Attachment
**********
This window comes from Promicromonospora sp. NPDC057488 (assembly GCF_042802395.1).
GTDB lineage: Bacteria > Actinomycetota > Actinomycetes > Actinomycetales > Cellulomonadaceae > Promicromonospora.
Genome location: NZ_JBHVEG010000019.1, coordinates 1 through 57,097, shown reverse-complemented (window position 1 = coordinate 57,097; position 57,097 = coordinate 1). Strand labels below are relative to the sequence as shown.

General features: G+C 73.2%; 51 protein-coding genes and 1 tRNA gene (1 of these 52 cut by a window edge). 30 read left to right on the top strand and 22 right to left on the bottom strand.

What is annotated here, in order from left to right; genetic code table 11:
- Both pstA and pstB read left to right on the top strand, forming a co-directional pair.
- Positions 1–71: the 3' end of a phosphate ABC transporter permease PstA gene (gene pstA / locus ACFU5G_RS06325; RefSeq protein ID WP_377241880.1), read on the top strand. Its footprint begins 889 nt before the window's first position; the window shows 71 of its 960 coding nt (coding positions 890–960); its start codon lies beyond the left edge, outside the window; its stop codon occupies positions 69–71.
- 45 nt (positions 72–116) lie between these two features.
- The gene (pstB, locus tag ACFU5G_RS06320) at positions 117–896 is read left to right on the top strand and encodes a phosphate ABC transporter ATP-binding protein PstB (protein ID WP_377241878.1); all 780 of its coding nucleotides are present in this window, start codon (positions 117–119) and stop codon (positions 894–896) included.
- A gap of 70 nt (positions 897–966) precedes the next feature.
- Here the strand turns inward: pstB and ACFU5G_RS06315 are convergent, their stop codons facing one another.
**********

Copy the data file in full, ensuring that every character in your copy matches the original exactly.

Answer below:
This window comes from Promicromonospora sp. NPDC057488 (assembly GCF_042802395.1).
GTDB lineage: Bacteria > Actinomycetota > Actinomycetes > Actinomycetales > Cellulomonadaceae > Promicromonospora.
Genome location: NZ_JBHVEG010000019.1, coordinates 1 through 57,097, shown reverse-complemented (window position 1 = coordinate 57,097; position 57,097 = coordinate 1). Strand labels below are relative to the sequence as shown.

General features: G+C 73.2%; 51 protein-coding genes and 1 tRNA gene (1 of these 52 cut by a window edge). 30 read left to right on the top strand and 22 right to left on the bottom strand.

What is annotated here, in order from left to right; genetic code table 11:
- Both pstA and pstB read left to right on the top strand, forming a co-directional pair.
- Positions 1–71: the 3' end of a phosphate ABC transporter permease PstA gene (gene pstA / locus ACFU5G_RS06325; RefSeq protein ID WP_377241880.1), read on the top strand. Its footprint begins 889 nt before the window's first position; the window shows 71 of its 960 coding nt (coding positions 890–960); its start codon lies beyond the left edge, outside the window; its stop codon occupies positions 69–71.
- 45 nt (positions 72–116) lie between these two features.
- The gene (pstB, locus tag ACFU5G_RS06320) at positions 117–896 is read left to right on the top strand and encodes a phosphate ABC transporter ATP-binding protein PstB (protein ID WP_377241878.1); all 780 of its coding nucleotides are present in this window, start codon (positions 117–119) and stop codon (positions 894–896) included.
- A gap of 70 nt (positions 897–966) precedes the next feature.
- Here the strand turns inward: pstB and ACFU5G_RS06315 are convergent, their stop codons facing one another.